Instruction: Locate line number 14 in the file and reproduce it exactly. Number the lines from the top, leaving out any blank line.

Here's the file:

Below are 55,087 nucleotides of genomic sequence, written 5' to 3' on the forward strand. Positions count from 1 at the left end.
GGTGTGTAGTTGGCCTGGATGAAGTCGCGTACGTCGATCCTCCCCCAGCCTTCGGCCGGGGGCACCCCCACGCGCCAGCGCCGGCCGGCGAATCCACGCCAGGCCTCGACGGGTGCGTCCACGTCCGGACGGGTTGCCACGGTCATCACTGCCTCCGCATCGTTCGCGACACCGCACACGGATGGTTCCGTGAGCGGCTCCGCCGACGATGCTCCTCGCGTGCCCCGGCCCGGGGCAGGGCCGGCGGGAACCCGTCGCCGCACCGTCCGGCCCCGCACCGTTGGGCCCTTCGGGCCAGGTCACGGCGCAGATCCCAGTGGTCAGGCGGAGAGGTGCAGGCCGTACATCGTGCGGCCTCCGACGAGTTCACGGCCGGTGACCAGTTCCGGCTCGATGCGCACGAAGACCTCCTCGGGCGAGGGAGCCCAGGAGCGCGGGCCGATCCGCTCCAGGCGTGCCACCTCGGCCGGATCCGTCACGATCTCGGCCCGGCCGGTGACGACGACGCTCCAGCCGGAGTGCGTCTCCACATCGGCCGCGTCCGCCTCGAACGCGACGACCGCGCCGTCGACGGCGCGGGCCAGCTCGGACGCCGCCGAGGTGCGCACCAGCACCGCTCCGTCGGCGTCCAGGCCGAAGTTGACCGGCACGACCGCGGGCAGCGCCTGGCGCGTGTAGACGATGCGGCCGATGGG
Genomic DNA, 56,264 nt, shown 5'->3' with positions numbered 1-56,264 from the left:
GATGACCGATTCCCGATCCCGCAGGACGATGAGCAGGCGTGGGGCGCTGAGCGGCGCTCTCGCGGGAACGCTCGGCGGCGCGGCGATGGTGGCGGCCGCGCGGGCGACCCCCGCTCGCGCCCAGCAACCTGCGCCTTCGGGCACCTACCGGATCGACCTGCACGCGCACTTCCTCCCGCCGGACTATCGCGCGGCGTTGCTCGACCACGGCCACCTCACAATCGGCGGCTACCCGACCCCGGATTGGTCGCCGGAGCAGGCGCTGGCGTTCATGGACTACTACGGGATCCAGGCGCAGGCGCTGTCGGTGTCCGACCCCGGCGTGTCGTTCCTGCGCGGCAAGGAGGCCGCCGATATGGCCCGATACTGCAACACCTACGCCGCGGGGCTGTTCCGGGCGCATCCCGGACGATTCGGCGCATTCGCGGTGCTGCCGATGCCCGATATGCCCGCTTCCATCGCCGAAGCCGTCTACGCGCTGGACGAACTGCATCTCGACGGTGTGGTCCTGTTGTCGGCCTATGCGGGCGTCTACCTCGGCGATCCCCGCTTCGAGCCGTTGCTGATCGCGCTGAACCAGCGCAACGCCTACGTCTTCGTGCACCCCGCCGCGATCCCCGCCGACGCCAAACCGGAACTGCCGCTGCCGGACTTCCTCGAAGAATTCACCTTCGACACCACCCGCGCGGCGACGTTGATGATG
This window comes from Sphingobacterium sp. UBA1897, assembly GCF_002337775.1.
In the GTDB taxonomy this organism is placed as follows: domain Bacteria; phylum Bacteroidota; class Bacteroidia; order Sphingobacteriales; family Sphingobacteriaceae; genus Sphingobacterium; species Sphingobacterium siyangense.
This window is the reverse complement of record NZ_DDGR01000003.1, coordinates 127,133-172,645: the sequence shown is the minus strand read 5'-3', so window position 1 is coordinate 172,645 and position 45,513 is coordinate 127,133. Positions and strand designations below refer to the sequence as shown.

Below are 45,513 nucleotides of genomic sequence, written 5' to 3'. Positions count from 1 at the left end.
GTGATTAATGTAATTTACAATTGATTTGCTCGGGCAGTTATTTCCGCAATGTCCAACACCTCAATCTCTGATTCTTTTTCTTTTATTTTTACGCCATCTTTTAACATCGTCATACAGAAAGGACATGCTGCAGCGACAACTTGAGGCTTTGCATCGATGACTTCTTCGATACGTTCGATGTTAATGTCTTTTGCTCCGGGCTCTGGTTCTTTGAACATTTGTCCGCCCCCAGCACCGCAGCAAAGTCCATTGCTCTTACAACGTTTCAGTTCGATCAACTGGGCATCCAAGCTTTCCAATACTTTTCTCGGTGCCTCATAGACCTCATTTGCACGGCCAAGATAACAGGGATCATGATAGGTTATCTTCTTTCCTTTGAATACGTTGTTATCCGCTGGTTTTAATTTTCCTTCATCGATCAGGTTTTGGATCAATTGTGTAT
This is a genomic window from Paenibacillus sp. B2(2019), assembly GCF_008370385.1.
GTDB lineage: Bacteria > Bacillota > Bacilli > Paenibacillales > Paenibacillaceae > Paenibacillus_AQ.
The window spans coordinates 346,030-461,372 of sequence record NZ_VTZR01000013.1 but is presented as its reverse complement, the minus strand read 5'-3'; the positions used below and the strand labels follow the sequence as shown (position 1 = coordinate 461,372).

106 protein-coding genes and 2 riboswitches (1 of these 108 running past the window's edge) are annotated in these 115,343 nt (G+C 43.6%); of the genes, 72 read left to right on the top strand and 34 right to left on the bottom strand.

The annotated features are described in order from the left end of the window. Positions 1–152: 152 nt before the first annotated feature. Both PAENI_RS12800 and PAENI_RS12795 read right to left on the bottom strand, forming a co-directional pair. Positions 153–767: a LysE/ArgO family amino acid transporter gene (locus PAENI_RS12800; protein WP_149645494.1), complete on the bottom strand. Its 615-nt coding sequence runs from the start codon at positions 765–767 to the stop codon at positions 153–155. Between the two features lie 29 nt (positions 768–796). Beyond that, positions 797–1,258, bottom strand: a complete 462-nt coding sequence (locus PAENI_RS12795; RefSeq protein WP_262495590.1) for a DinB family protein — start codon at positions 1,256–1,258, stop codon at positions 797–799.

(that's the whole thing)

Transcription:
The annotated features are described in order from the left end of the window. Positions 1–152: 152 nt before the first annotated feature. Both PAENI_RS12800 and PAENI_RS12795 read right to left on the bottom strand, forming a co-directional pair. Positions 153–767: a LysE/ArgO family amino acid transporter gene (locus PAENI_RS12800; protein WP_149645494.1), complete on the bottom strand. Its 615-nt coding sequence runs from the start codon at positions 765–767 to the stop codon at positions 153–155. Between the two features lie 29 nt (positions 768–796). Beyond that, positions 797–1,258, bottom strand: a complete 462-nt coding sequence (locus PAENI_RS12795; RefSeq protein WP_262495590.1) for a DinB family protein — start codon at positions 1,256–1,258, stop codon at positions 797–799.